Mourad Hamyd, brother-in-law of Charlie Hebdo attacker Cherif Kouachi, appeared in front of a Bulgarian court on August 10, asking to be extradited to France, Bulgarian National Radio (BNR) reported.
Hamyd, the 20-year-old French citizen arrested in Bulgaria in connection with alleged participation in an organised crime group preparing terrorist acts, was taken in custody by Bulgaria on July 29. He is the subject of a European Arrest Warrant and is wanted by French authorities to face charges of terrorism.
Speaking at his hearing on August 10, Hamyd said that he was the victim of injustice and declared a terrorist based only on suspicion, BNR reported. He also claimed to have been mistreated while in custody, an allegation denied by prosecutor Tsvetana Borilkova, who said that she had spoken with the head of the detention facility and was assured that the situation was “normal”.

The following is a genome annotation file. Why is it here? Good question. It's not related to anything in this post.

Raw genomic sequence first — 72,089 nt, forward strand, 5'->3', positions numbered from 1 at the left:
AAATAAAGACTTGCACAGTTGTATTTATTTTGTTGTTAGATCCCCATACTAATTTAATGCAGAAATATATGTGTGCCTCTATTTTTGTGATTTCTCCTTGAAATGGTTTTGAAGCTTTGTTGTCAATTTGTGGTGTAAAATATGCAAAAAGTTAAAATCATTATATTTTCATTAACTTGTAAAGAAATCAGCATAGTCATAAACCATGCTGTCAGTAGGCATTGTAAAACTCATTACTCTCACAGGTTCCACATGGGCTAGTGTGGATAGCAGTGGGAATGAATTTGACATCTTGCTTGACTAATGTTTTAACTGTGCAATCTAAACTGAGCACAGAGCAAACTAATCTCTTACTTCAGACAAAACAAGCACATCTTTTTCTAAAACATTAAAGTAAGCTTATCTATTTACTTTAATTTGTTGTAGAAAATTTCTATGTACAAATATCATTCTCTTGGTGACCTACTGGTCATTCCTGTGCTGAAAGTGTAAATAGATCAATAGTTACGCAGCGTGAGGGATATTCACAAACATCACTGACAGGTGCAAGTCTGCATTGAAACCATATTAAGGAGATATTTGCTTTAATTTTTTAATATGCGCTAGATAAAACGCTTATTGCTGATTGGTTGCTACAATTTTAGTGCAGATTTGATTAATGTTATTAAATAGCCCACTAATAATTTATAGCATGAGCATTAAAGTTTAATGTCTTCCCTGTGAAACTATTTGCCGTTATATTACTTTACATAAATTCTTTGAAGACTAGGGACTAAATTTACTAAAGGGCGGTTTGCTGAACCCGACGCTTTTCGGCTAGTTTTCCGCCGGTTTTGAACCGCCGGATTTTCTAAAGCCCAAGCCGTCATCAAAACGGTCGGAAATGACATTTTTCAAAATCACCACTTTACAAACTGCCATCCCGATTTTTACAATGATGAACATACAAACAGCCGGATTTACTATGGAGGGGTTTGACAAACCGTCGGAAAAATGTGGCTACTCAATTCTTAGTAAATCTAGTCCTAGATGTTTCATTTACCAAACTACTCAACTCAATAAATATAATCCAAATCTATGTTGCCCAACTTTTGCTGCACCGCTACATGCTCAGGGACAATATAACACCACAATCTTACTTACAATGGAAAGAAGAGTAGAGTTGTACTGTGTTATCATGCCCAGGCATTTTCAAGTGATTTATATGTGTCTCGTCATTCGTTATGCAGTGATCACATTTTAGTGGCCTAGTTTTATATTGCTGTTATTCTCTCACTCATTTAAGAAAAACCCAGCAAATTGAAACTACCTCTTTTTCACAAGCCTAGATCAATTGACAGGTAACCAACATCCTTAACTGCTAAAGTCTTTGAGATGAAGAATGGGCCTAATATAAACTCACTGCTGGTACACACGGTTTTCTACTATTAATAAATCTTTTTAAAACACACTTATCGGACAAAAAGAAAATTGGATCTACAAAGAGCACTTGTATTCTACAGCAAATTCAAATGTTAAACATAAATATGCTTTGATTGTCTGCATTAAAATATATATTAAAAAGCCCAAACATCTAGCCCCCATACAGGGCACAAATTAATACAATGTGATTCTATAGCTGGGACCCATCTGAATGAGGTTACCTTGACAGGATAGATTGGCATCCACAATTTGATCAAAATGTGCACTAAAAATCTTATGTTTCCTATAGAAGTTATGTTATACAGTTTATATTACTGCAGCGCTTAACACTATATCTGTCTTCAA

Hamyd’s defence attorney, Dragomir Alexandrov, said that Hamyd wanted to be extradited as soon as possible because “he is not being treated well and does not even know what he has been detained for. He prefers to be in France because he knows the situation there.”
Last week, Bulgaria’s Interior Minister Roumyana Buchvarova told reporters that Hamyd had been taken into custody because he exhibited behaviour typical of a would-be “foreign fighter”. She declined to disclose Hamyd’s whereabouts or in which court would hear his case.
According to Bulgarian prosecutors, Hamyd attempted to cross the border with Turkey at the Kapitan Andreevo checkpoint on July 28, but was denied because he was subject to a five-year entry ban by Turkish authorities. The head of Bulgaria’s State Agency for National Security was informed, and he issued an order for Hamyd to be deported to Serbia, but before it could be carried out, Bulgarian authorities received the European Arrest Warrant on July 29 and Hamyd was taken into 72-hour custody.
Hamyd has three days in which he can retract his extradition request, after which the court will issue a ruling on his petition, BNR said.